Astronomers see a star in real time, a black hole ‘spaghettify’


The cast’s impression of the star is poorly interrupted by a supersensitive black hole.

ESO / M. Kornmesser

This is a surprising phenomenon that sounds like science fiction, but is just plain science. Astronomers say that they were able to process a star in unprecedented detail by ripping black holes into stripes.

The powerful event attracted the attention of scientists when a new explosion of light occurred near a known supermassive black hole by telescopes around the world. A few months of follow-up observations made it clear that they were witnessing the destruction of the distant sun as it happened.

“In this case the star exploded to about half of its massive bloom – or deposited in a black hole a million times the mass of the Sun,” said astronomer Edo Berger, a Harvard-Smithsonian Center for Astrophysics a In the statement.

A violent scene is what astronomers call a tidal disintegration event, which occurs when a star comes too close to a black hole and crumbles through it Spaghettification process – Basically, the gravity of a black hole is so intense that it pulls whatever comes in a long, thin shape like pieces of spaghetti as it swallows it all.

The event, which goes by the catalog entry AT2019qiz and the nearest 215 million light-years away sighting, is one of the flare that was caught so quickly that scientists have been able to get relatively unpublished views of the first cosmic carvings of a cloud Star guts cover the region.

NASA Einstein Fellow Kate Alexander Fellow said, “We can actually see the curtain of dust and debris as a powerful outflow starts in the black hole with a velocity of 10,000 km / h (22 million mph).” Northwestern University. “This is a unique ‘peek behind the curtain’ that provided the first opportunity to pinpoint the origin of obscure material and follow in real time how it affects the black hole.”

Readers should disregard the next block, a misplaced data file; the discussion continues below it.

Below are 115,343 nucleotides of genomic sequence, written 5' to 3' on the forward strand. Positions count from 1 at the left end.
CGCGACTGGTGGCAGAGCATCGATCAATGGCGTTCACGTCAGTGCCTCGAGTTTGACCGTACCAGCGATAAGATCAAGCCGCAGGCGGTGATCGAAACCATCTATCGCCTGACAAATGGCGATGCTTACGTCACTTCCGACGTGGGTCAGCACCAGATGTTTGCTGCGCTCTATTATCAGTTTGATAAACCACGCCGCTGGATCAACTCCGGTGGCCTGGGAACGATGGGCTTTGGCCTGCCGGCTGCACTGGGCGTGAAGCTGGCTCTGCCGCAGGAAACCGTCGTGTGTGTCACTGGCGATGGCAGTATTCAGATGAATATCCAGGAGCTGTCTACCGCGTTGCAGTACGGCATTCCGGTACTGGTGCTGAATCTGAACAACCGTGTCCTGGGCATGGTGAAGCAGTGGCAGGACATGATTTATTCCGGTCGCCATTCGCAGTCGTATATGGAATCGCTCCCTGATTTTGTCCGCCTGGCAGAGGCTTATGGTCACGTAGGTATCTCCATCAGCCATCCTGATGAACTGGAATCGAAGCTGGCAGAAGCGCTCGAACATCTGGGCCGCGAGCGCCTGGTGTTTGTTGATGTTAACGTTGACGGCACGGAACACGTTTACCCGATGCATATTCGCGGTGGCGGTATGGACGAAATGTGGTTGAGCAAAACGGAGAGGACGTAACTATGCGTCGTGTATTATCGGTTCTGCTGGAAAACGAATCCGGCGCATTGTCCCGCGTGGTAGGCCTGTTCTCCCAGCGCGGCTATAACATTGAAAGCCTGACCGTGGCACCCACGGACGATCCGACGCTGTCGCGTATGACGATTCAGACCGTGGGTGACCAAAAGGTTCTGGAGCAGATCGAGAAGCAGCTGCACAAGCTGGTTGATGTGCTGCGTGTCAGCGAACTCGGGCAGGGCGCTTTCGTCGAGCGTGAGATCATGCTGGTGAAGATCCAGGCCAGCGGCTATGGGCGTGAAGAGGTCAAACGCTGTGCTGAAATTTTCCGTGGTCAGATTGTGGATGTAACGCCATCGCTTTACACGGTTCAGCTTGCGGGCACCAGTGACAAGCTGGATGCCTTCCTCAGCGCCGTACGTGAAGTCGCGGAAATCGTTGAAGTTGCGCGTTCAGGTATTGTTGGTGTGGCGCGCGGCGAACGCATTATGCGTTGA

A paper on the discovery was published on Monday in the monthly notice of the Royal Astronomical Society.

The incident is so close and clear that Berger says it will help scientists learn more about the powerful forces at work, particularly the simultaneous pulls in the black hole of the truncated star and the external explosion of material from the star.

“So far, the nature of these emissions has been heavily debated, but here we see that the two regimes are connected by the same process.”

The hope is that AT2019qiz may be a Rosetta stone of sorts for the study and interpretation of black holes for future lunch. A distant day, space astronauts can also thank that this discovery regularly taunts them around the universe without turning them into space spaghetti.

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